Ma, He Sold Me for a Few Cigarettes
(Seven Stories)Here are several events in the life of Martha, living in the 1950s Dublin slums when she's between the ages of four and eight:
And, then, yes, on page 191 - 192, Martha gets raped. By one of Jackser's friends, a man named Moocher. And, then, immediately after that, by Jackser.
- Martha arrives home late one night. Jackser [her step-father] "ran at me an punched me in me head. He kept batterin me wit his fists. Me ears was bleedin, an he picked me up and threw me across the room. I hit me face against the fireplace." (p. 106).
- Martha is feeding the baby, and her step-father sees her take a taste of the baby's food, so "he gave me a punch in the side of the head. I was sent flying, an the bowl upended over the babby. Then he gave me a kick an lifted me by the hair of me head." (p. 78).
- She brings cigarettes home to Jackser, but when he asks if there was change, she says no. "He picked up the heavy fryin pan and whacked me. I ducked me head, an he brought it down on me back. The pain send me crashin down te the floor, an before I could get me breath he yanked me back on me feet by me hair." (p. 120).
- She watches Jackser "flingin poor Teddy [her younger brother] across te the bed. I charge for the door, an he grabs me by the hair and punches me in the face. An me nose shoots out blood like a fountain. Then he opens the door an slams me across the hall, flyin through the air until I hit the woman's door opposite ... I lay like a heap or rubbish on the ground, pumpin blood everywhere." (p. 219).
- Her mother is pregnant (again), and Martha is looking at her belly, and she wants to know what Martha is staring at, so Jackser starts strangling her. "I couldn't breathe... An he stuck me head into a lump of shit the babby had done in the corner. Then he lifted me into the air again an threw me on the floor." (p. 172).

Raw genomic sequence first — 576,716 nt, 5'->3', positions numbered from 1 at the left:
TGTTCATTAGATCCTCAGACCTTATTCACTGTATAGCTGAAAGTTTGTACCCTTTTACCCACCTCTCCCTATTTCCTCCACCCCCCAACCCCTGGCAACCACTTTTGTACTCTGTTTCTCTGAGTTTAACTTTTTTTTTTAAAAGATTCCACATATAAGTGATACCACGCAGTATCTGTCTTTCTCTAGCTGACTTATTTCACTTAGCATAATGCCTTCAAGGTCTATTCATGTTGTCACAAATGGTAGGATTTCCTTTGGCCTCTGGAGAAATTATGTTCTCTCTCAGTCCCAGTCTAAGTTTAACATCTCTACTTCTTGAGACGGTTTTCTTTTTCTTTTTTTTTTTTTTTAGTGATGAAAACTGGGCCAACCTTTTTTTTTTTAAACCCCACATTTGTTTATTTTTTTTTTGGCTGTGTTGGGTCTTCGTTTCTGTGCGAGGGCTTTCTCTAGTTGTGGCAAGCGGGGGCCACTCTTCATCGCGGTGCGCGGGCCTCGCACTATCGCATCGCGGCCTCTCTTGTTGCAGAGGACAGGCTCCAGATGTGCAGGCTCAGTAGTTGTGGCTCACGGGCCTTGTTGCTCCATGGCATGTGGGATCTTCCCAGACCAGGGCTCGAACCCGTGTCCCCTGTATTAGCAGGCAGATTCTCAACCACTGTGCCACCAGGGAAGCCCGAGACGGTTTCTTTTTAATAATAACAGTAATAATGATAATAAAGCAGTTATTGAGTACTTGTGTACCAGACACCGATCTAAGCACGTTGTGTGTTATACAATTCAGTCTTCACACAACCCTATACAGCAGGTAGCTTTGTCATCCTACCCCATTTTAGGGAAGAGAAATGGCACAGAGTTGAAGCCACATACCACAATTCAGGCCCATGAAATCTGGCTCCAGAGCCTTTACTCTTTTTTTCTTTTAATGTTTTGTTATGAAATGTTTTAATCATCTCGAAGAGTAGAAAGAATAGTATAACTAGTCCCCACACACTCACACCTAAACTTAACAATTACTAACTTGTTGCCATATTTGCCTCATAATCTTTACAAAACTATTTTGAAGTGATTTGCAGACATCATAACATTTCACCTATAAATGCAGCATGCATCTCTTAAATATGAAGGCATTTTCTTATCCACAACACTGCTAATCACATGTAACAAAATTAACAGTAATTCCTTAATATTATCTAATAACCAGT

- "There was a second of silence while Jackser took in wha was goin on, an then he lifted me by me arm an landed me at the cot ... [and] gave me a smack on the side of me head. It sent me flyin..."(p. 184).
The scene is graphic, very graphic. Perhaps too graphic.
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I am trying to think on a reader, one of common sensibilities, one with some curiosity about the world. I am trying to think if this (let's say typical) reader would want to plunk down $27 for a 450-page book, much of which is given over to senseless brutality. Page after page, scene after scene. No detail omitted.
The author has done a fine job of setting up the tale of a young girl living in the worst of Dublin slums in the 1950s. And then the author proceeds to see to it that she gets hit, smashed, banged, struck, thrown, shoved against the wall, yanked by her hair, pushed out and held out the window (almost falling), mangled, bopped, and thwacked again. And raped. Again and again.
To the point that the reader begins to beg for mercy. And then after no mercy is forthcoming, wondering why we must be subject to this repetition.
A serious novel must utilize selectivity in scenes of love, and in scenes of play, and in scenes of violence. It is best not to turn it into a Rambo movie.